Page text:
The politically driven, enigmatic Red Saunders reveals his top inspirational icons shaping his amazing work. Currently reproducing historic greats in a classic style.
Please introduce yourself.
I am Red Saunders, based in Hackney, London. I work with photographic and film-based mediums, and I combine my practice with cultural, musical and political activism. I am represented by The Cynthia Corbett Gallery.
What are you showing us today?
The image above is of Thomas Paine, Excise officer and revolutionary pamphleteer in 1772. It is part of my series ‘Hidden’, which re-imagines moments in the long struggle of working people for democracy and social justice. The aim of the project is to reproduce important historic scenes involving the dissenters, revolutionaries, radicals and non-conformists who have so often been hidden from history.
What inspires you?
Radical History, Russian constructivism, Rodchenco, Stepanov, American Pop Art, Pollock, Warhol, the films of Eisenstein, Pontecorvo, Michael Powel, Scorsese, Ken Loach, Akira Kurosawa just to name a few. Some painters that inspire me are Rembrandt, Vermeer, the Dutch deft school of still life, Valecquith, Derby, Max Ernst, Otto Dix, Frida Kahlo, Diego Rivera, the best of the agit proper’s John Hertfield, Peter Kennard. Photographers that influence me are the tableaux greats of the 19th century Henry Peach Robinson, then Stieglitz, Weggie, Dorothea Lang, Eve Arnold, Irving Penn, Guy Bourdin, Diane Arbus, Don McCullin and Oscar Rejlander.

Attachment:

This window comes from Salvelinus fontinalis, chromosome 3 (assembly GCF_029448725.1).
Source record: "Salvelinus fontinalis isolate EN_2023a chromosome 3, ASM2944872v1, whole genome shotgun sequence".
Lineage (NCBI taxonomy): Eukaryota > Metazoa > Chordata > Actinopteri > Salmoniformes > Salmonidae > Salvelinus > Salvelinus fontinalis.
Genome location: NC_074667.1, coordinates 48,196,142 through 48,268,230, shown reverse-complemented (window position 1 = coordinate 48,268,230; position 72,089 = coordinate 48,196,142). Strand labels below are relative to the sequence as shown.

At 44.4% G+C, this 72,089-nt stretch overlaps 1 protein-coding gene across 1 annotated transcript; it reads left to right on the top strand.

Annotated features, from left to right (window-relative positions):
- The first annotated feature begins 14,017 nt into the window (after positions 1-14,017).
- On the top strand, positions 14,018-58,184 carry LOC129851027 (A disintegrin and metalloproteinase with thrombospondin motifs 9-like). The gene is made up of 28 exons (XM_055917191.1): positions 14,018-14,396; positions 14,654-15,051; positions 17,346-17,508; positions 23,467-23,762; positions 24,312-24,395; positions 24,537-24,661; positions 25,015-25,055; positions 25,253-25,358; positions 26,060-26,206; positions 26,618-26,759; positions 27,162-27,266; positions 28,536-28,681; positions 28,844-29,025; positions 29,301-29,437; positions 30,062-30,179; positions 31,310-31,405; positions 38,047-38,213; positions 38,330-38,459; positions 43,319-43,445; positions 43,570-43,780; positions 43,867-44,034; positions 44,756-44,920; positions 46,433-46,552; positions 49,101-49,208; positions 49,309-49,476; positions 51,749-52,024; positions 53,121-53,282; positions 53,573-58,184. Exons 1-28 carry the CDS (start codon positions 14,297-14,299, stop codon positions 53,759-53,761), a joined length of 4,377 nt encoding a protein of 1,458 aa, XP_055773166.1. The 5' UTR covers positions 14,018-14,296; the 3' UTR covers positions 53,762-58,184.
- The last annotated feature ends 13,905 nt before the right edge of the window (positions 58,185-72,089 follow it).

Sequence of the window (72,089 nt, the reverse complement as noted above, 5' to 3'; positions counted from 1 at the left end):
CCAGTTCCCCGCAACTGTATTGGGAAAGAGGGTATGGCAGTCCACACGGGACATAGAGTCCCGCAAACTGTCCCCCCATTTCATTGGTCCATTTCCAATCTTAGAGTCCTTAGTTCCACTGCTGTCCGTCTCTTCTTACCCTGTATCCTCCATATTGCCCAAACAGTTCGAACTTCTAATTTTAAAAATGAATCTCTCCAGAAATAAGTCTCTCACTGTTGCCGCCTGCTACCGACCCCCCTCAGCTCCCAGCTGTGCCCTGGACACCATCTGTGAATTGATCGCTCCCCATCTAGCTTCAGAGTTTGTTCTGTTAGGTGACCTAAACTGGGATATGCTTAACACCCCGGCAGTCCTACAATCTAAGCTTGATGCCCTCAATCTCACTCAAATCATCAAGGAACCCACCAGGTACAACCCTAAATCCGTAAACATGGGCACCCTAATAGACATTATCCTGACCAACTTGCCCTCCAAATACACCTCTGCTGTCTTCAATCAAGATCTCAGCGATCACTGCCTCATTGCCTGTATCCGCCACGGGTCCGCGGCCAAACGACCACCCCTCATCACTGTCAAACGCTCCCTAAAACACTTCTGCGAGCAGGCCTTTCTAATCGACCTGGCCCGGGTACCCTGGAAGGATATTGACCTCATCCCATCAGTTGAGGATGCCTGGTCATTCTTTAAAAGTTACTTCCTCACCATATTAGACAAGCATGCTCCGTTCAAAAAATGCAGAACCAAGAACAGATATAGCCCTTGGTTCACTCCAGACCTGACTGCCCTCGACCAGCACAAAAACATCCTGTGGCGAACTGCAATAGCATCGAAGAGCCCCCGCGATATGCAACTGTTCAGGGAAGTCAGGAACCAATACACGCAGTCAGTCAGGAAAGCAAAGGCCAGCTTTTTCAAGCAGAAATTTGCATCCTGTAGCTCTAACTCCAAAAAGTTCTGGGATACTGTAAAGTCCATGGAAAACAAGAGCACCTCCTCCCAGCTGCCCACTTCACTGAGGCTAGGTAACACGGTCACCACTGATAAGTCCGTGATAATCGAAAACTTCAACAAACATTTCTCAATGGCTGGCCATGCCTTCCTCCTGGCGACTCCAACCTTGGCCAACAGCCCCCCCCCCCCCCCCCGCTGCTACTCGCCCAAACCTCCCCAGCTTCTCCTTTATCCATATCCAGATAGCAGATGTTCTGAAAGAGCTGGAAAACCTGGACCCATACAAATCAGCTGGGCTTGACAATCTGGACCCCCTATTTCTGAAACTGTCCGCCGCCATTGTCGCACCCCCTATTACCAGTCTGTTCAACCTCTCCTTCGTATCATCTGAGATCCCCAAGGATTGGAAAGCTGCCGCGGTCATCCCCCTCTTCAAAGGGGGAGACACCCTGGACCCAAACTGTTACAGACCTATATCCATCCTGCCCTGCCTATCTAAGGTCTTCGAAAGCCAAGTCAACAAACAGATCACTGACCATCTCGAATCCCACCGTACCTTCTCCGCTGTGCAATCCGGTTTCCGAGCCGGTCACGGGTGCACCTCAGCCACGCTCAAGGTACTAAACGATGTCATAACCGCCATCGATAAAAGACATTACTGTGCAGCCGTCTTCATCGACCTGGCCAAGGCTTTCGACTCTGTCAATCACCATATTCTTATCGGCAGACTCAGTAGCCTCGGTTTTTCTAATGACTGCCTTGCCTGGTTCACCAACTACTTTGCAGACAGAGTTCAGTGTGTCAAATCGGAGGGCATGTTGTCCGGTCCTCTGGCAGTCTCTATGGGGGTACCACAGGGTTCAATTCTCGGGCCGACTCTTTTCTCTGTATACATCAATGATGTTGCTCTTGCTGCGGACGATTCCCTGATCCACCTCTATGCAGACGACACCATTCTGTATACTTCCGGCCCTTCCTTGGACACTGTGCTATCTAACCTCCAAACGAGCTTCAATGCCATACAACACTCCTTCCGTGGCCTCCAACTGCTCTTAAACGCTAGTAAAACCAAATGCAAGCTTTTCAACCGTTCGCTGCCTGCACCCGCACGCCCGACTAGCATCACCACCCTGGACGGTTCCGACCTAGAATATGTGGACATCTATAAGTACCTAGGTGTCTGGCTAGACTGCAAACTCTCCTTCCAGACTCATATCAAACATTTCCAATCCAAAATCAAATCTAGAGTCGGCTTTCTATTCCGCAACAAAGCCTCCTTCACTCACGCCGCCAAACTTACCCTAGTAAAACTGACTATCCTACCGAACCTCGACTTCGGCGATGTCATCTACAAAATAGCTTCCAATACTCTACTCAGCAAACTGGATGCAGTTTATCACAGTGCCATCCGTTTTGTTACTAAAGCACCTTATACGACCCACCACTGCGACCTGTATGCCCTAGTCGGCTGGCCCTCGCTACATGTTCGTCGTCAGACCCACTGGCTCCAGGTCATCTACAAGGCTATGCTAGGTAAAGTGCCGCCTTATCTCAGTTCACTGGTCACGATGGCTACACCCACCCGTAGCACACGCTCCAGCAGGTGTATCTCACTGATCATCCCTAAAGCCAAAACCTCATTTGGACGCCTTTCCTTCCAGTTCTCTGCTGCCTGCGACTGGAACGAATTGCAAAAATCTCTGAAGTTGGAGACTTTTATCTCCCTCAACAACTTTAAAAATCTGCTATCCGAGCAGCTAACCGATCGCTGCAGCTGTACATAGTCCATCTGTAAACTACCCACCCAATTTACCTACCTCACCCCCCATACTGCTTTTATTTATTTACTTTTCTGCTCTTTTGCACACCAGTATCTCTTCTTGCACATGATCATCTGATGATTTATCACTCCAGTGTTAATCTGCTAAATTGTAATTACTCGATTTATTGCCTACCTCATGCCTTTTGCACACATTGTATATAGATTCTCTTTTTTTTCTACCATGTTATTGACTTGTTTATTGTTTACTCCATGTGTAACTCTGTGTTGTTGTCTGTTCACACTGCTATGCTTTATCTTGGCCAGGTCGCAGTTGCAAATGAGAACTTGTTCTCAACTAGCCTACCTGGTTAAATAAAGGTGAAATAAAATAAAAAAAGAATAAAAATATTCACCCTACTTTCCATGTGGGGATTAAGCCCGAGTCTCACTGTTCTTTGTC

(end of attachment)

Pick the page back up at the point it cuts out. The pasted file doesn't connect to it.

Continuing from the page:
I also find inspiration in the writings of John Berger on art and culture, which are superb. Lastly, I was in a underground theatre group CAST for a decade in the 60’s and 70’s, and that had a huge influence on my work in visual arts.
Do you have any upcoming events?
I’ll be in The Royal Academy of Arts summer show until the end of August. You can see more details and how to attend here. I was also just recently in the Affordable Art Fair and Car Art Boot Fair at Brick Lane.